“There are major constraints facing farmers and these have to be addressed
if a sizeable crop is to be established this winter. Most commercial farmers
are now subject to Preliminary Notice of Compulsory Acquisition or Section 8
orders, which are being served on a daily basis.

“Farmers who have been served with a Section 8 order can no longer, by law,
plant a crop on their properties. Many others who may not have received
Section 8 orders have been shut down by war veterans and farm invaders and
are physically unable to continue their operations.”

He said winter wheat growing season was almost upon Zimbabwe but farmers
were still awaiting policy and guidance from from government as to what was
required from the large-scale irrigation sector.

Cloete said if no encouragement was to be given by the government in
alleviating the constraints facing the large-scale commercial wheat sector,
production of a wheat crop this winter was unlikely to be more than 20 000
hectares of the 60 000 hectares traditionally planted by the large-scale
sector. Massive food shortages would be therefore be inevitable.

Planting of wheat should be completed by 15 May for one to achieve optimum
yields and harvest.

Traditionally, the large-scale commercial sector grows 95 per cent of the
wheat crop and last season, it grew 330 000 tonnes.

The Minister of Lands, Agriculture and Rural Resettlement, Dr Joseph Made
has stressed the need to boost small-scale wheat production but has remained
silent on the disturbances besieging the large-scale commercial wheat

Made has categorically stated he does not want to speak to this reporter
after several phone calls made to him this year.

Zimbabwe’s wheat stocks are expected to be depleted by July this year and
already, the country would need to import prior to the local crop harvest in
October and November.

Cloete said: “There is wide agreement that a wheat crop is required and that
it can be grown much cheaper than importing the product. It is also more
efficient to use local resources of land, capital and labour than to import
food requiring scarce foreign currency. Furthermore, large-scale farmers
have the capacity, technical ability and the resources to grow the crop.”

He said if a full crop was not grown, the wheat import programme required in
2003 may exceed 500 000 tonnes.

Zimbabwe needs US$300 million ($16,5 billion) which has not been budgeted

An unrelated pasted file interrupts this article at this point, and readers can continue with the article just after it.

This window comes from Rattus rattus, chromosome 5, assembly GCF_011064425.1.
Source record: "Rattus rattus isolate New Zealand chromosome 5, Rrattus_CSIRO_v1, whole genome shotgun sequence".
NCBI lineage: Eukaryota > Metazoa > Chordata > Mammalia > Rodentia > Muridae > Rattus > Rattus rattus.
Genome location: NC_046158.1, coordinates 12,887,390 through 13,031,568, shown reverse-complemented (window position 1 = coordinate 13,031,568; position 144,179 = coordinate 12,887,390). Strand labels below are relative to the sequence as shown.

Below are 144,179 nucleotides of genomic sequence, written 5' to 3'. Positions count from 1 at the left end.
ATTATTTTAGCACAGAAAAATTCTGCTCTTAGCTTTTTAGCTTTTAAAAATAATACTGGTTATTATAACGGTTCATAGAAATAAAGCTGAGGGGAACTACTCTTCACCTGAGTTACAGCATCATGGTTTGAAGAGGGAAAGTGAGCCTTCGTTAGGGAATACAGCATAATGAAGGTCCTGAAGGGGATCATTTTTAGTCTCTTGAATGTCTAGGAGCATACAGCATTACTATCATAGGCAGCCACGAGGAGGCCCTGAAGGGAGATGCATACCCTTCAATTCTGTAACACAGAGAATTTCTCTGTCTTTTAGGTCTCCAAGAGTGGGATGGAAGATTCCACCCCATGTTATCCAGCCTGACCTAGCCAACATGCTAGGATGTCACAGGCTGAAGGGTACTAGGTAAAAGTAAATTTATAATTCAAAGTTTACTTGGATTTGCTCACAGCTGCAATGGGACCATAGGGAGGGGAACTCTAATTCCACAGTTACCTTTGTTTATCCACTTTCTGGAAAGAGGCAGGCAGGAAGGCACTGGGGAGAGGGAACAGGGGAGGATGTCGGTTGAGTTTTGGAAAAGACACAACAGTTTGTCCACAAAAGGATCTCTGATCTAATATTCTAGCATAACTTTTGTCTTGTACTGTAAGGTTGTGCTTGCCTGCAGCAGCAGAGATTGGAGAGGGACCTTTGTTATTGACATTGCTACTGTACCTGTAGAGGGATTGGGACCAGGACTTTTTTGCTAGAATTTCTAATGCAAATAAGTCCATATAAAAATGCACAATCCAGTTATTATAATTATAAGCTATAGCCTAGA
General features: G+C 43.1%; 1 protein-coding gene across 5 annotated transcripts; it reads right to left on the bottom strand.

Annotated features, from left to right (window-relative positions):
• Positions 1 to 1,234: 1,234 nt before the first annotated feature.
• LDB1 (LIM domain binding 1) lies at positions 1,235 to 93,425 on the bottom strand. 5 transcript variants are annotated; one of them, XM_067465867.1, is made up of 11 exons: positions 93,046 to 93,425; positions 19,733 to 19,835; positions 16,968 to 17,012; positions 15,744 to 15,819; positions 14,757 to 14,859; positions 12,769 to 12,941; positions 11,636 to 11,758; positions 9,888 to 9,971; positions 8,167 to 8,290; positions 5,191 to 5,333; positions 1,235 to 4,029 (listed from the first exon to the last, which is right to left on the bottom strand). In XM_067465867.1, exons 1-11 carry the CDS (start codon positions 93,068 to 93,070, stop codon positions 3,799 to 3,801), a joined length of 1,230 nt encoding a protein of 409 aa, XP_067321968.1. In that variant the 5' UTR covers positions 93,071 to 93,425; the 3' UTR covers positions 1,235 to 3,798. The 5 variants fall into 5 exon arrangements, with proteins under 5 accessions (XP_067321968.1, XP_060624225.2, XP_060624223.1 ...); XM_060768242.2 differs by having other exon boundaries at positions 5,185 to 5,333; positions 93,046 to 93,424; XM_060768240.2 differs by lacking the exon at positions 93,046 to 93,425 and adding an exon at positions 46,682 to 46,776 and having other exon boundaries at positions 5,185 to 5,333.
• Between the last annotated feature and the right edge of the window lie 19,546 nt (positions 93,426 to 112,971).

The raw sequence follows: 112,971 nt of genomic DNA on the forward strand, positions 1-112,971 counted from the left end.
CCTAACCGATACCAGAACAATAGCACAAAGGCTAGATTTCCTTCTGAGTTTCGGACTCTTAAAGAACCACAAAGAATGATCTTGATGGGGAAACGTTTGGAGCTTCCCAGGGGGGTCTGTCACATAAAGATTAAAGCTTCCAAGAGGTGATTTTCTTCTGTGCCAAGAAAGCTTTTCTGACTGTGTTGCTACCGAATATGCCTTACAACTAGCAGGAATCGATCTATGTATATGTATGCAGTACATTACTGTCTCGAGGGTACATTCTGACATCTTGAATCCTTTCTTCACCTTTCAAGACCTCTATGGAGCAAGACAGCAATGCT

for the import programme this year alone.

Meanwhile, the government is reported to have set aside $1 billion for
provision of free tillage and loans to small-scale farmers embarking on
production of winter crops this year.
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Daily News

No need to destroy in order to build agricultural sector

4/23/02 8:49:30 PM (GMT +2)

IF Zimbabwe can strike lucrative deals at this critical juncture, that is
well and good. It is imperative that we do not appear to live in a

Otherwise the only lesson we learn from our experiences over the past two
disastrous years is that we never learn.

In 2000, the Ministry of Lands, Agriculture and Rural Resettlement announced
that it had secured export orders worth $35 billion of agricultural produce
from Malaysia, in foreign currency.

But the idea came to naught primarily because there were never any prior
consultations with producers and neither was there an inventory of the
capacity of the country to produce the vast quantities required to fulfil
export orders of the magnitude the ministry claimed.

Anyone well versed with the capacity of the agricultural sector in this
country, laughed off the idea because it was impracticable and also because
it belonged to the realm of fantasy.

The idea was being raised at a time when the agricultural sector was being
targeted by supporters of the government and the ruling party for invasions,
with farm owners being prohibited from undertaking farm activities. Since
2000, the situation has not improved.

In fact, it has deteriorated, with farmers being evicted summarily from
their properties. This, in part, explains why Zimbabwe is facing a food
crisis. The drought has also been a contributory factor.

At the weekend, the Agricultural and Rural Development Authority (ARDA)
announced it had secured a US$2,5 billion (Z$137,5 billion) agreement with a
Malaysian firm that is set to benefit some 35 000 old and newly resettled

This must be welcome news for those who make up 70 percent of the country’s
unemployment rate because it suggests more job-creating opportunities in
agro-based industries.

However, ARDA’s role in recent years has not been one of a pioneer. It has
lost some of its shine.

Whether this is as a result of its involvement in the Democratic Republic of
the Congo, is unclear.

But if all parastatal organisations were to complement the efforts of the
private sector in the manner proposed by ARDA, Zimbabwe would not be hard up
for foreign currency. Zimbabwe would be in a different position, without
having to worry about how to finance the importation of fuel products.

A Zimbabwe-Malaysia Trade and Payments Agreement, which became operational
in 2002, was suspended last year because the accord, far from conserving
foreign currency had in fact, resulted in a haemorrhage of hard currency.

It is hoped the new arrangement with ARDA is not a case of history repeating

There are also other as yet unfulfilled agreements between this country and